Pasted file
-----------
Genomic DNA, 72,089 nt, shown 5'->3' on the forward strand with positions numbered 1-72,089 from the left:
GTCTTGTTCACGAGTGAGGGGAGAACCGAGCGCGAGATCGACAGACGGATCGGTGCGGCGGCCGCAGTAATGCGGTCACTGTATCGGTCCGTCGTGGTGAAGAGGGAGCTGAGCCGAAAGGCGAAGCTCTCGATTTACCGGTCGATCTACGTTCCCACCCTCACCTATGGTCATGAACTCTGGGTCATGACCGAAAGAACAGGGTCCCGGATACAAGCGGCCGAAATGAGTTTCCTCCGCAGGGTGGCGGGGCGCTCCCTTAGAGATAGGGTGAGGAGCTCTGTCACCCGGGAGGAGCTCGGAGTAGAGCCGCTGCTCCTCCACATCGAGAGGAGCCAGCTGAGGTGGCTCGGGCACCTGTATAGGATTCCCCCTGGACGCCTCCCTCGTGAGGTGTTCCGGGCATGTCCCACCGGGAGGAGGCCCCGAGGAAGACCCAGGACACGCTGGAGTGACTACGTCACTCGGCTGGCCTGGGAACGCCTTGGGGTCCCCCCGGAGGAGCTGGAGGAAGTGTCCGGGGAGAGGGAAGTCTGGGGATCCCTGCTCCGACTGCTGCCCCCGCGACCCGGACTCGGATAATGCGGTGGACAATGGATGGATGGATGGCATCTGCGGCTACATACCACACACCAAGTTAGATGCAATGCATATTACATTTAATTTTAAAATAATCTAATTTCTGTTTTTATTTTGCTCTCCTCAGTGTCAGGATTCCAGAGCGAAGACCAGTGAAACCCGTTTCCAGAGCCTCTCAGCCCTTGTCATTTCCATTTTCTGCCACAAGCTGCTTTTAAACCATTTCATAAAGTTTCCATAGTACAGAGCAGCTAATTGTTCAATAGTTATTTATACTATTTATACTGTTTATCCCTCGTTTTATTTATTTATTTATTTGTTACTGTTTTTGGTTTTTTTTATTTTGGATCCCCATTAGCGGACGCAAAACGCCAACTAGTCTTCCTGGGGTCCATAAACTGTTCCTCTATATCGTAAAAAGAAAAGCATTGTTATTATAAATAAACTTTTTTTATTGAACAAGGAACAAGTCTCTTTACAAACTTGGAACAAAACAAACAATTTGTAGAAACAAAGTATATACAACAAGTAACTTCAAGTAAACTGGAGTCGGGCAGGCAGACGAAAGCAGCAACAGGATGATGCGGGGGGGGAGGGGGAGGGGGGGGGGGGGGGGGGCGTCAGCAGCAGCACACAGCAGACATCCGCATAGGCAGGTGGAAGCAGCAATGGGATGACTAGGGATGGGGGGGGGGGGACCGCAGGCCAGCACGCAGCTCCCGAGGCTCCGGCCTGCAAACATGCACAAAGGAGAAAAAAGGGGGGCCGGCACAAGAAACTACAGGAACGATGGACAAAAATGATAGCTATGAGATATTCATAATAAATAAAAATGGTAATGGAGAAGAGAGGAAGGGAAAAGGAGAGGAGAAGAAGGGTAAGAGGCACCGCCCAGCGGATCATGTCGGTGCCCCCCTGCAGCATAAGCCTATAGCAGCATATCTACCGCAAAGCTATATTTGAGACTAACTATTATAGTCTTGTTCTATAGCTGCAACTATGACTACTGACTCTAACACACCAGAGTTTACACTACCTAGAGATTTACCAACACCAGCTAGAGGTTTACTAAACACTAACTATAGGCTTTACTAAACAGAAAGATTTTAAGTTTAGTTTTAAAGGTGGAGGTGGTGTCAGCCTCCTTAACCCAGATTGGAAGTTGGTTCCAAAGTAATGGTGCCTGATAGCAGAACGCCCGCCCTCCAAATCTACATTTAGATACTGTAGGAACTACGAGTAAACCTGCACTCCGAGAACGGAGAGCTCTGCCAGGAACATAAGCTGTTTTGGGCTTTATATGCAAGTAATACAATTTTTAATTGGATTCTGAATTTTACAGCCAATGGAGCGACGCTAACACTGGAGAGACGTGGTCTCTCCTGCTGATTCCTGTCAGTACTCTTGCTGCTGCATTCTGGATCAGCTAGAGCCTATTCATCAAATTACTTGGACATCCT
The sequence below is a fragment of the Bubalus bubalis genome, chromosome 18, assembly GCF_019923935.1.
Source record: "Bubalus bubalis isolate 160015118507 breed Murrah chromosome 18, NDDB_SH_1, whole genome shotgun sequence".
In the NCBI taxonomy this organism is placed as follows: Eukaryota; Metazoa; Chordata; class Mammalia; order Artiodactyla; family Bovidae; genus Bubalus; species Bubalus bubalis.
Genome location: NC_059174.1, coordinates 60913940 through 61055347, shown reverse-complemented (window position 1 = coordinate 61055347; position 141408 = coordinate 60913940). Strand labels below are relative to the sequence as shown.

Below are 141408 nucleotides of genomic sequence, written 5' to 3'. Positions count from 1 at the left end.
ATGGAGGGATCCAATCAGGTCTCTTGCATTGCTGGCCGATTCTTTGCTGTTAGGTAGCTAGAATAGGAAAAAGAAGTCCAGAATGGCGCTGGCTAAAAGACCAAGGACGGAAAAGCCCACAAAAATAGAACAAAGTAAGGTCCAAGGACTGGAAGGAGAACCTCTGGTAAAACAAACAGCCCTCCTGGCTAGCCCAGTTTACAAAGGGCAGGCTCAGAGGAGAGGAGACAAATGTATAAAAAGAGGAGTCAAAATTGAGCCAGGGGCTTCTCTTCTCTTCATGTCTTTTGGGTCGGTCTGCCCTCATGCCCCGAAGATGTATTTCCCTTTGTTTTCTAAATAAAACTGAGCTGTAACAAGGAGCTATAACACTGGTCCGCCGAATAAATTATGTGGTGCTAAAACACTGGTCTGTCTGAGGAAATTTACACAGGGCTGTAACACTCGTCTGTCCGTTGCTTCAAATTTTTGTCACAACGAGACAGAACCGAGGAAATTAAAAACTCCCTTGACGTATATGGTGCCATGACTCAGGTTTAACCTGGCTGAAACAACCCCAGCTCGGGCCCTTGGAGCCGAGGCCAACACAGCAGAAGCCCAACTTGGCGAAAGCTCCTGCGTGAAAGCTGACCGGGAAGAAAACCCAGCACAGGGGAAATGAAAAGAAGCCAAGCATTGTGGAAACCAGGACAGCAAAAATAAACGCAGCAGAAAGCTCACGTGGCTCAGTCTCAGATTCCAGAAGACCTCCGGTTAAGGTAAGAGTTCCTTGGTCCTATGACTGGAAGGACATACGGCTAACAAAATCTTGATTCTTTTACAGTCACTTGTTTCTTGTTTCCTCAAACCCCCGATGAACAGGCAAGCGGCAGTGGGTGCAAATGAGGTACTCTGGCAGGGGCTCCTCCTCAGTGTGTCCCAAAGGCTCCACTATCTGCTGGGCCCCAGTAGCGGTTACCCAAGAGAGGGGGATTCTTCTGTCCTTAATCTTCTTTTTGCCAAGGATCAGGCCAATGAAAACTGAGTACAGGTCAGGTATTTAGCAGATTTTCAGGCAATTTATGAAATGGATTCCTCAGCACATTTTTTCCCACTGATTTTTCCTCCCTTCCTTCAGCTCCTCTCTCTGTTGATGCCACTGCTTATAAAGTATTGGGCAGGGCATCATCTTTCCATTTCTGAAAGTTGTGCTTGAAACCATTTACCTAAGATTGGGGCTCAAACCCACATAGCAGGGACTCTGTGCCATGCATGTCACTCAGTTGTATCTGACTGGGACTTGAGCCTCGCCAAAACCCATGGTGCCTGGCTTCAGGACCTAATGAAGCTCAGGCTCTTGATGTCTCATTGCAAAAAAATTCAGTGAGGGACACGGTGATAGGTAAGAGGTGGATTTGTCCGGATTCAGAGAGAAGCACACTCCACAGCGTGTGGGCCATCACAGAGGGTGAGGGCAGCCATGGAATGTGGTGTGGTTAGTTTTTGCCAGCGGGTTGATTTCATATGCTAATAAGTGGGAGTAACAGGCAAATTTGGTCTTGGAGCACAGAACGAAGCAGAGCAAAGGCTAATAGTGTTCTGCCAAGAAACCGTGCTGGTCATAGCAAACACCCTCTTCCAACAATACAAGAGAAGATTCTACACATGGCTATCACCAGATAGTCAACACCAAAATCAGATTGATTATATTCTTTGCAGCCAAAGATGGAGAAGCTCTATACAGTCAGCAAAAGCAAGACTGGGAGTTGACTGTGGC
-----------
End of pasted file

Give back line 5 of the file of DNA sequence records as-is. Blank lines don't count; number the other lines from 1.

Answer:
In the NCBI taxonomy this organism is placed as follows: Eukaryota; Metazoa; Chordata; class Mammalia; order Artiodactyla; family Bovidae; genus Bubalus; species Bubalus bubalis.